Here's all of the information you will want to include on your next party invitation. By including all of the facts about your party, guests will have an easier time deciding whether or not they can make the event, and get to the right place at the right time.
Time Required: 5 minutes
- The first thing you should put on your invitation are the names of the party hosts or sponsoring organization.
- Your invitation wording should include the type of event (birthday party, business networking meeting, etc.) to which your guest is being invited.
- The next item you should write on your invitation is the place where the event will be held. If your guests aren't familiar with the party location, include directions in the envelope with the invitation.
- Clearly write the date of your party, including date and day of the week.
- Your invitation also needs to tell your guests what time to arrive and approximate or definite length of your party if there will be a specific end time.
- You'll want to ask your guests to RSVP to your event, in order to let you know if they will be attending. Give them a date by which you'll need a response. Also include with your invitation information telling them how to RSVP. This might be a phone number, email address, or response card.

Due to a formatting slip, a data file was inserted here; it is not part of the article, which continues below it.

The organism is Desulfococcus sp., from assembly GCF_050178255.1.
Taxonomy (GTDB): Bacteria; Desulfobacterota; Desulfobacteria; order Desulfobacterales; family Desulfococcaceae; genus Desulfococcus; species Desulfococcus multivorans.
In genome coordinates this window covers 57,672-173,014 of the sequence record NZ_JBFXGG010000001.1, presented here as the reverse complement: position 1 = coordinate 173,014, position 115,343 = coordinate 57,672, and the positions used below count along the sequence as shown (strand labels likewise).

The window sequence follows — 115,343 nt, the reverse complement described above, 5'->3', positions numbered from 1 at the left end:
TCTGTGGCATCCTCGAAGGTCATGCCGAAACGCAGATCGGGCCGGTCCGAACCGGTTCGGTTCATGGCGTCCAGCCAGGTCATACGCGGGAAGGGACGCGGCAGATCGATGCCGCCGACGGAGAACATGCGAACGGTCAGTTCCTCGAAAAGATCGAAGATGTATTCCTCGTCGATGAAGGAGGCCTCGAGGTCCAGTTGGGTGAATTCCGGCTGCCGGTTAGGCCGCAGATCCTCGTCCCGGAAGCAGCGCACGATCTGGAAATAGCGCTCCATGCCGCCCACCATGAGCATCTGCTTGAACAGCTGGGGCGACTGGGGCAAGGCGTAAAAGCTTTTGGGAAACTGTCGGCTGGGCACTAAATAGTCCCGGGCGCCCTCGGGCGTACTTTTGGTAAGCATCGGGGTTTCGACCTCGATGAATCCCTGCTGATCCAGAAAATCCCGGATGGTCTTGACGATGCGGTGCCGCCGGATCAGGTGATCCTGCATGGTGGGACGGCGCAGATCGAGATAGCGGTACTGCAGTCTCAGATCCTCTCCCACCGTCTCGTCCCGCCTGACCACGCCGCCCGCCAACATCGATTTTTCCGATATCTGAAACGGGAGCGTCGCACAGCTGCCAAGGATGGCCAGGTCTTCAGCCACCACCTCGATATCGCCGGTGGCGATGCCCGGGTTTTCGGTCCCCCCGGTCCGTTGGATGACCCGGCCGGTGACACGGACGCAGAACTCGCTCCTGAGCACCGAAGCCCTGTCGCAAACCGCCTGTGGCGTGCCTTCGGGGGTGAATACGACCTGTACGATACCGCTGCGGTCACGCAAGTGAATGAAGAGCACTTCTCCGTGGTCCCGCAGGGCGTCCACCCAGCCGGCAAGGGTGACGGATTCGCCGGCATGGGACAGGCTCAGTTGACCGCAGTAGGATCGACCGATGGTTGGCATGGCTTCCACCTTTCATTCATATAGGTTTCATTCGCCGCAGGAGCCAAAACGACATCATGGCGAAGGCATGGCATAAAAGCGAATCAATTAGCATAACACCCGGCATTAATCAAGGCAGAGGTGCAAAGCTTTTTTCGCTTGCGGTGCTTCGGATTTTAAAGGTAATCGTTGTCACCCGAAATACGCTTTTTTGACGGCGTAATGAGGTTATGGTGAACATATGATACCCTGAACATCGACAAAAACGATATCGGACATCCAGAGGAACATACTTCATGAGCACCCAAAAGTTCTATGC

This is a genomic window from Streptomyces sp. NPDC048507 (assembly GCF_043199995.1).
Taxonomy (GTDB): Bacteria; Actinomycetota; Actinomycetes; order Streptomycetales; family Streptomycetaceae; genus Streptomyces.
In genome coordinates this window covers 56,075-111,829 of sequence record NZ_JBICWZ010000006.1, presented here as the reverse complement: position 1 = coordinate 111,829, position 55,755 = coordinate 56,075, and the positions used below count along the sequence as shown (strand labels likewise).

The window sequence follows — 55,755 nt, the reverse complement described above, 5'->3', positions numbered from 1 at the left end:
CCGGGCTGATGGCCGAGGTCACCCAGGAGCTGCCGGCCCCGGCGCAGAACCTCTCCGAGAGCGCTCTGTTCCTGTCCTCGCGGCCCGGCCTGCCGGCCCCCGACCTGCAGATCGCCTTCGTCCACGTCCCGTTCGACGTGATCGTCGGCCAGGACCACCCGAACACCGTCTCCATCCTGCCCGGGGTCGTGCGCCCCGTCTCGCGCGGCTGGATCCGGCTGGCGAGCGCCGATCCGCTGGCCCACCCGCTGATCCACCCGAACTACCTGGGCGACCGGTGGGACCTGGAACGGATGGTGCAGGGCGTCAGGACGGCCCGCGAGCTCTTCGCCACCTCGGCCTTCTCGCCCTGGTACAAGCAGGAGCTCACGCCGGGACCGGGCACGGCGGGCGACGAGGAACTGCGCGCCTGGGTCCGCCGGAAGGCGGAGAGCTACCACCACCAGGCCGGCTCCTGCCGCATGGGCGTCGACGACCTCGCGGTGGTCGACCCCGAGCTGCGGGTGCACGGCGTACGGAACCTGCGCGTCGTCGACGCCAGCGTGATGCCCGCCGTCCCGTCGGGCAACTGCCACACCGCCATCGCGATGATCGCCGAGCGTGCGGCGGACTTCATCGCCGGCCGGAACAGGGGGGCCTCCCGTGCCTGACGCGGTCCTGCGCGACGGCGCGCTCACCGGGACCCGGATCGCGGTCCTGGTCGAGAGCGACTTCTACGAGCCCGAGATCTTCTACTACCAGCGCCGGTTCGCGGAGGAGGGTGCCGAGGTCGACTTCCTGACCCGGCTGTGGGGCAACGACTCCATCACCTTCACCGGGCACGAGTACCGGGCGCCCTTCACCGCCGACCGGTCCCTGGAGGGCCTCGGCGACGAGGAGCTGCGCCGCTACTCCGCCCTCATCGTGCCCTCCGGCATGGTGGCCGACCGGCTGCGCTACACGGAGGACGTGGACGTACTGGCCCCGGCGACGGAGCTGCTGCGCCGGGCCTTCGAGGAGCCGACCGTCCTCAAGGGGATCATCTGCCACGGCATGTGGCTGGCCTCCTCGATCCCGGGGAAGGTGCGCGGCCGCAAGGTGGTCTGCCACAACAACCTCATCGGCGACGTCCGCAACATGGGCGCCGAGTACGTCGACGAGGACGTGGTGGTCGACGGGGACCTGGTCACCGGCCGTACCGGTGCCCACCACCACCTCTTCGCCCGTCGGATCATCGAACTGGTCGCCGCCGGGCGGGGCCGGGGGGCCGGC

- If there will be a question regarding how guests should dress for you party, be sure to let them know. Is it a black tie party? Should they come in dressy business attire? Are bathing suits the only garments necessary?
- Provide a rain date if you're planning a party outdoors and don't have an indoor backup plan in case of bad weather.
- Be specific about who is invited, whether addressee only, with guest, or with spouse and children.
- Always send written invitations for formal events such as business gatherings, formal dinners, and special occasions like showers, weddings or events honoring someone.
- If guests are not from your local area, include a map to the location of your event.
- Send invitations anywhere from 8 - 2 weeks in advance depending on the formality of the occasion. Weddings require the longest lead-time; casual dinners and brunches require the least.